Marc McKee produced some of skateboarding’s most notorious graphics. Often hilarious and sometimes shocking, his work is instantly recognizable. The art coming from World Industries in the early ’90s pushed the boundaries of what people thought was acceptable. McKee helped artistically define one of skateboarding’s most celebrated eras. For that, his work will forever be a part of skateboarding’s collective consciousness.
48 Blocks: What were you doing before you worked at World?
Marc: Before I did stuff for World, I was doing artwork for this freestyle bike company that was owned by R.L. Osborn. It was called Bully Bikes. I was really into trick bike riding back then. R.L. was a top pro BMX freestyle rider in the 80s. He had a big house in Hermosa Beach and Rocco and Rodney Mullen were living there at the time. Before too long, I got a call from Steve about doing graphics for his new company, SMA World Industries. Another strange connection back then was that R.L.’s dad started the first BMX magazine, BMX Action, which later spawned the freestyle BMX magazine, Freestylin’. That’s where I first met Andy Jenkins—who was working as the editor of Freestylin’. And Spike Jonze, who was their photographer, way before they both went on later to start Girl.
48 Blocks: Describe the environment at World back in those early days. What was it like dealing with the chaos and how did you adjust to that?
Marc: I think I had a role in creating that chaos. So I don’t think there was anything to adjust to. It was definitely not business as usual. Part of Rocco’s business model was that he tried to only hire female workers in the very beginning—I was freelance. Even the warehouse was staffed by girls that were skaters.
48 Blocks: The art that came out of World was a big departure from what was going on graphically at the time and really stood out. How much creative influence did you have on the image? Were these mostly Rocco’s ideas or were you coming up with your own?
Marc: A lot of the earliest ones, like the Rocco Winnie the Pooh, were Steve’s ideas. But from there, a lot of the graphics were ideas I kind of came up with on my own or fleshed out from some general direction from Steve. One of the greatest things about working with Rocco was how he played the role of an enabler. Like if you had an idea he would always encourage you to follow through on it no matter how reckless or crazy it was.
48 Blocks: How important was shock value in producing a graphic back then? Was it more that you were just working and coming up with ideas, or did you feel the need to outdo previous messages and take things completely over the top?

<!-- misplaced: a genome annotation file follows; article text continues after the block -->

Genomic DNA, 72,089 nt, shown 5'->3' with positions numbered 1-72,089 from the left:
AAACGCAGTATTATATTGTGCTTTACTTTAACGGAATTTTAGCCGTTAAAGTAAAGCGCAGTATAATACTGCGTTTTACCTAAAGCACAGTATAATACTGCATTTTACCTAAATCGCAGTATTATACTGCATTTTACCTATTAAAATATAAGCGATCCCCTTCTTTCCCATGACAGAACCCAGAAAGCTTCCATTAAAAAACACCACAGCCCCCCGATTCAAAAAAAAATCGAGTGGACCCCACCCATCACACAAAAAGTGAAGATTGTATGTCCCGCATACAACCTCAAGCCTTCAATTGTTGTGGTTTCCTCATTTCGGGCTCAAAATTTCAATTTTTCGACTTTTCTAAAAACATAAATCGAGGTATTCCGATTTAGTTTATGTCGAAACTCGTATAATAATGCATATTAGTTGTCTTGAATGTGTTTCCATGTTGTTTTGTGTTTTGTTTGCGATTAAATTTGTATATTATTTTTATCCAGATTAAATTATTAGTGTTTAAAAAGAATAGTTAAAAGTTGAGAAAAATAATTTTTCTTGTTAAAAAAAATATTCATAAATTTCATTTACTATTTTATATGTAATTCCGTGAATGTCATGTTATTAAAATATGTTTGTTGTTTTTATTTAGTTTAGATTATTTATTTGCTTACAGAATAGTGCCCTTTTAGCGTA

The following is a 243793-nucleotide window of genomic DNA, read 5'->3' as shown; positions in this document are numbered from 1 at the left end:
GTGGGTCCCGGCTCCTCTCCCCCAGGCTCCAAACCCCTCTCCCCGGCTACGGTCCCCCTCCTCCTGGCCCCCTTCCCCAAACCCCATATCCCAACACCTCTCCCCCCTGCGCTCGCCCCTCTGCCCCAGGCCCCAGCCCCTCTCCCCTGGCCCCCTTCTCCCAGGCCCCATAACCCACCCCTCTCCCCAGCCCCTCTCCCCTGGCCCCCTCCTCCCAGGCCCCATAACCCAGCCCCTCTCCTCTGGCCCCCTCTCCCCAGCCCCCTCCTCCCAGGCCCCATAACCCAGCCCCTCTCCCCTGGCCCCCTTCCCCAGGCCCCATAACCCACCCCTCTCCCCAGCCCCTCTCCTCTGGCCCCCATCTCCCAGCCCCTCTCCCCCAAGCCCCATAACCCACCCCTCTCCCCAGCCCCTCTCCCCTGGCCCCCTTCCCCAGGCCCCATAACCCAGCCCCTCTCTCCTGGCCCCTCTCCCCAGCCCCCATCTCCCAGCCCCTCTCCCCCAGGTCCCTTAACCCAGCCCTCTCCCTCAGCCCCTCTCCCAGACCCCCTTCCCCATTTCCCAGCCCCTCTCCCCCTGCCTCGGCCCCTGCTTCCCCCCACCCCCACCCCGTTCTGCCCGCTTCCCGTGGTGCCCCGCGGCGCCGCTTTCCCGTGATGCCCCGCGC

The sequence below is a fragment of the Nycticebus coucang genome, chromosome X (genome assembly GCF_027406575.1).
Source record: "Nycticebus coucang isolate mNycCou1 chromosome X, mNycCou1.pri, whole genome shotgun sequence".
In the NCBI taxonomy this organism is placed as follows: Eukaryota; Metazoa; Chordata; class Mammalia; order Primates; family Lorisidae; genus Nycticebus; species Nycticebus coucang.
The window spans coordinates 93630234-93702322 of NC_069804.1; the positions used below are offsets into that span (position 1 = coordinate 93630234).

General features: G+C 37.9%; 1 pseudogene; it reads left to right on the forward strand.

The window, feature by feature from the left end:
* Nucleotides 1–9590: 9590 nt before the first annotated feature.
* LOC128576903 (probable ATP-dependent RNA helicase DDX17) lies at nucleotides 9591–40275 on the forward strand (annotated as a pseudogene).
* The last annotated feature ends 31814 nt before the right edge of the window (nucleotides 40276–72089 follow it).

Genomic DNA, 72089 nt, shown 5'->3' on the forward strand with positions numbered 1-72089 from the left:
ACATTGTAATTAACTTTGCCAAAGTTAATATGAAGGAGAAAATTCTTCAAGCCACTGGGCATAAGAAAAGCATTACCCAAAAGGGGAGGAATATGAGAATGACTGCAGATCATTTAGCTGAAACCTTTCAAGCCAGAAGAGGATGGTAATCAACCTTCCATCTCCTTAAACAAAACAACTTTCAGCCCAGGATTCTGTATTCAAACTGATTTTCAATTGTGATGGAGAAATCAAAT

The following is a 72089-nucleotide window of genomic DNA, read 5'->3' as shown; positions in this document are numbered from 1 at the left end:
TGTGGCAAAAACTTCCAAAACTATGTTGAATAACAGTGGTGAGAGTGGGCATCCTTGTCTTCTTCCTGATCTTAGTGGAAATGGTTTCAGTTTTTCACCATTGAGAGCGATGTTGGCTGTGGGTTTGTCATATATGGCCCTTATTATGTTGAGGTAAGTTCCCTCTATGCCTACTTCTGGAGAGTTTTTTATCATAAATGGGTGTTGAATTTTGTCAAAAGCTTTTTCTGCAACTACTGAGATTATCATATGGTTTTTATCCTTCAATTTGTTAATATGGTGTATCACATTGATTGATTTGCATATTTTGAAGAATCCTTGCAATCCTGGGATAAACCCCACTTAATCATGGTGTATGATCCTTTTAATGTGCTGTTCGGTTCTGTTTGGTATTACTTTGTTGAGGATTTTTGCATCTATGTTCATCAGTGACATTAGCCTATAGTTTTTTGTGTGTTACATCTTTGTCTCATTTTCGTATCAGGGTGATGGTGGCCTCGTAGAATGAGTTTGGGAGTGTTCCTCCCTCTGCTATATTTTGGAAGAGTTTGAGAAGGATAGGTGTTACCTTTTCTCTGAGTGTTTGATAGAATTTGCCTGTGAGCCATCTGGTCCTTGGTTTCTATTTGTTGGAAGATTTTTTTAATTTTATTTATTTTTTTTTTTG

Marc: Yeah, for the first couple of years there was a lot of importance placed on coming out with things that were really thought through and executed in the best possible way—no matter how long it took to complete the process. Also, there were never ever any deadlines we had to meet with the graphics. If a graphic wasn’t ready by the time a product catalog was released, we would just put a picture of a blank board in its place and write “graphic coming soon.” Shock value was definitely a consistent theme. But whenever we came out with something that was supposedly shocking, it was mainly for the humor—not because we were trying to do shit that was outrageous purely for the sake of it.
Marc: I think the only graphic that I ever felt uncomfortable working on was the original cover art for the World Industries video Love Child. The name of the video is based on the title of the song by Diana Ross about a mixed race child whose parents are black and white. So for the cover art, Steve suggested having a black man and a white woman holding a baby zebra. The zebra made it to the final cover art. But for some reason I didn’t want to include the human parents—a decision that’s really kind of odd considering some of the other graphics that I’ve done.
48 Blocks: One of the things that made World Industries great is the skating was pushing the limits of what people thought was possible as much as the art was pushing the limits of what people thought acceptable. How big of an influence was the skating itself on your artwork?
Marc: Back then, it seemed like all the riders had a really care-free and defiant attitude that probably came at least in part from how fucking good they were at skating. I think that—along with the fact that they were creating all kinds of new tricks and doing shit that hadn’t been done before—may have somehow indirectly contributed to the graphics. It was like everyone had something new to offer. And you didn’t care whether or not it was accepted. Maybe you got off on it even more if it wasn’t accepted.
48 Blocks: I’ve heard you would work really long hours into the night. What sort of work schedule were you keeping back then and how long on average would it take to produce a graphic?